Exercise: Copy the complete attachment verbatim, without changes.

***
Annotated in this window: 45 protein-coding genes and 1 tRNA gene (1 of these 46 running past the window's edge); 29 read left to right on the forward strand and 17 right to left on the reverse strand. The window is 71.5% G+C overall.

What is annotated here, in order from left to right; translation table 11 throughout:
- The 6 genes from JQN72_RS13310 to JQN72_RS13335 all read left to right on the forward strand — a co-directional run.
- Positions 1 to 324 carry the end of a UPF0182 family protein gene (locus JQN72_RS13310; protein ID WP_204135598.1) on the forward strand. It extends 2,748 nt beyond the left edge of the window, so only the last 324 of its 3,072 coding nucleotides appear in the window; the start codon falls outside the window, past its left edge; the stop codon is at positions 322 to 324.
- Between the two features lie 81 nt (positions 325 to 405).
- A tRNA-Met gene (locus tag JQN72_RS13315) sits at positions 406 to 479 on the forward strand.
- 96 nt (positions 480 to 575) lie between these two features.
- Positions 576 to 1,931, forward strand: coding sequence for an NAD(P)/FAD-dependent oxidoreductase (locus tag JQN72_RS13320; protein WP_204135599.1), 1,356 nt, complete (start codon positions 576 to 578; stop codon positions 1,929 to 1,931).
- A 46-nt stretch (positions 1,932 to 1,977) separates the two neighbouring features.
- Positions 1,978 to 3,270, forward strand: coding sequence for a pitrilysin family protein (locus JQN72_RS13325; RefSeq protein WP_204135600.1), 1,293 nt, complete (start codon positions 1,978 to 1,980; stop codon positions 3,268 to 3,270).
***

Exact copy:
Annotated in this window: 45 protein-coding genes and 1 tRNA gene (1 of these 46 running past the window's edge); 29 read left to right on the forward strand and 17 right to left on the reverse strand. The window is 71.5% G+C overall.

What is annotated here, in order from left to right; translation table 11 throughout:
- The 6 genes from JQN72_RS13310 to JQN72_RS13335 all read left to right on the forward strand — a co-directional run.
- Positions 1 to 324 carry the end of a UPF0182 family protein gene (locus JQN72_RS13310; protein ID WP_204135598.1) on the forward strand. It extends 2,748 nt beyond the left edge of the window, so only the last 324 of its 3,072 coding nucleotides appear in the window; the start codon falls outside the window, past its left edge; the stop codon is at positions 322 to 324.
- Between the two features lie 81 nt (positions 325 to 405).
- A tRNA-Met gene (locus tag JQN72_RS13315) sits at positions 406 to 479 on the forward strand.
- 96 nt (positions 480 to 575) lie between these two features.
- Positions 576 to 1,931, forward strand: coding sequence for an NAD(P)/FAD-dependent oxidoreductase (locus tag JQN72_RS13320; protein WP_204135599.1), 1,356 nt, complete (start codon positions 576 to 578; stop codon positions 1,929 to 1,931).
- A 46-nt stretch (positions 1,932 to 1,977) separates the two neighbouring features.
- Positions 1,978 to 3,270, forward strand: coding sequence for a pitrilysin family protein (locus JQN72_RS13325; RefSeq protein WP_204135600.1), 1,293 nt, complete (start codon positions 1,978 to 1,980; stop codon positions 3,268 to 3,270).